“When I kiss 'em, they stay kissed for a long time.”
Jean Harlow, the blonde bombshell bar none of 1930s Hollywood, rinsed her hair scarlet to play social-climbing home-wrecker Lil Andrews in this audacious, cynical and often hilarious Pre-Code film from MGM.
Lil is a seemingly hard woman in a tough world, but Loos’s one-liners draw the audience on to her side, as she seduces first her married boss (Chester Morris) and then a visiting coal tycoon (Henry Stephenson). A Screenland’s critic wrote: “Jean plays a mean part so cleverly that you can't help liking this wild red-headed woman.” And Lil’s not alone in her sexual “racketeering”. Una Merkel plays her fretful, wise-cracking best pal to perfection and none other than Charles Boyer plays a key role as a divertingly attractive chauffeur.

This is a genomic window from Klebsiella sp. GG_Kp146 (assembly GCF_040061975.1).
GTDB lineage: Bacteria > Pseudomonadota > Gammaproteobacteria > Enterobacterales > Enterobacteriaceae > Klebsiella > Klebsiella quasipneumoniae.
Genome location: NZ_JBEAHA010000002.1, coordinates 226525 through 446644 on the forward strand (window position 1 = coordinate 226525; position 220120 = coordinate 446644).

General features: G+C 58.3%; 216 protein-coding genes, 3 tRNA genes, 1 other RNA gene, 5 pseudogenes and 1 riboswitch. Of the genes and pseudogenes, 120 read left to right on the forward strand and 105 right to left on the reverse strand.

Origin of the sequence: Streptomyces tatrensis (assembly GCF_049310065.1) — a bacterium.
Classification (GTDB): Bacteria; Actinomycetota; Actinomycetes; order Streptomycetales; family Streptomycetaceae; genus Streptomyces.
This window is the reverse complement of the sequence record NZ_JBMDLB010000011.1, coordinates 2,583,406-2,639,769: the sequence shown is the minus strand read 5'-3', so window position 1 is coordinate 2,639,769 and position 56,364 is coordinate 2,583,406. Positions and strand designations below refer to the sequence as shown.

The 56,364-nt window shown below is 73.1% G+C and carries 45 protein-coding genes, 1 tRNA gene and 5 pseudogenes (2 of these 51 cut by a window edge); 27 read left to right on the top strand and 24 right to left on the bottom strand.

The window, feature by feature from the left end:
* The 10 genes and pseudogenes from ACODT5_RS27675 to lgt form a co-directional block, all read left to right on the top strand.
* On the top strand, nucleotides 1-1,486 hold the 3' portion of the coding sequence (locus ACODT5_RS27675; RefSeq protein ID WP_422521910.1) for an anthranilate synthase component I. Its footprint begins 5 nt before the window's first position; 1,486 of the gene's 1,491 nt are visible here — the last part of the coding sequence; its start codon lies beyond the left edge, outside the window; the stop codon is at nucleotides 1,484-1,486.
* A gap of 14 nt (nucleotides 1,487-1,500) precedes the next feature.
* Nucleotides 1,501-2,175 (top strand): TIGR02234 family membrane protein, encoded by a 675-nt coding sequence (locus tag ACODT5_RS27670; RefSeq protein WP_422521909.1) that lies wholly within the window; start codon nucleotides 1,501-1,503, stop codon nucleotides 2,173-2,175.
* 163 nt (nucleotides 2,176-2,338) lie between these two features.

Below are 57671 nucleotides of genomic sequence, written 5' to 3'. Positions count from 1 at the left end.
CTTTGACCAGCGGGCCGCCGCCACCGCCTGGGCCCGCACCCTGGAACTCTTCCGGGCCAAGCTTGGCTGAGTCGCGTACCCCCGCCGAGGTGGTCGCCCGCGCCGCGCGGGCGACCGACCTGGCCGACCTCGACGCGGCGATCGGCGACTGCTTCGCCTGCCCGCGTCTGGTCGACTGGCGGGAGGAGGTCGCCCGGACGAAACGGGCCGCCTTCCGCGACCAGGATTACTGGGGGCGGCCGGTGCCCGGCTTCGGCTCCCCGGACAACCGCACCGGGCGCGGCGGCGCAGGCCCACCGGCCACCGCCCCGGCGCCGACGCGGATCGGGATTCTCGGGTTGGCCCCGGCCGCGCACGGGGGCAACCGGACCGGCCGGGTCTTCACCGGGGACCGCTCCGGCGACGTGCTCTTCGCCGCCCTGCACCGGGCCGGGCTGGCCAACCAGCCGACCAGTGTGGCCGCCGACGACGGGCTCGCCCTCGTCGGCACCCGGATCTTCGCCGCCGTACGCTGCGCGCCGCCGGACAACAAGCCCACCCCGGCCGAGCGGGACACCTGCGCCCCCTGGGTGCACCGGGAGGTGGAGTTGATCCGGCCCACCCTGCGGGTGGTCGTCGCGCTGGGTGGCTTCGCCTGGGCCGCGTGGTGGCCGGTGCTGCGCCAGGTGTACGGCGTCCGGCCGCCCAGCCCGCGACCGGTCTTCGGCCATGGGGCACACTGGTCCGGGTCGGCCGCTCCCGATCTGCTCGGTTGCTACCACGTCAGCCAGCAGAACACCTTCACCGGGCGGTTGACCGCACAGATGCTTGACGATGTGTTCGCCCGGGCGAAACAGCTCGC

The Hays Office demanded 17 cuts to the film to tone down Harlow’s sexual assertiveness and still some audience members were shocked by her antics. In fact, the film was banned outright in the UK. So watch with caution.
Words by season co-curator Pamela Hutchinson. With thanks to Park Circus and Warner Bros.
Pamela Hutchinson is a freelance writer, critic, film historian and curator. She writes for Sight and Sound, Criterion, Indicator, the Guardian and Empire and regularly appears on BBC radio. She is also the editor of Sight and Sound’s Weekly Film Bulletin, an email newsletter. Her publications include the BFI Film Classic on Pandora's Box and 30-Second Cinema (Ivy Press), as well as essays in several edited collections. In 2021 she delivered the Philip French Memorial Lecture at Cinema Rediscovered. Her site SilentLondon.co.uk is devoted to silent cinema.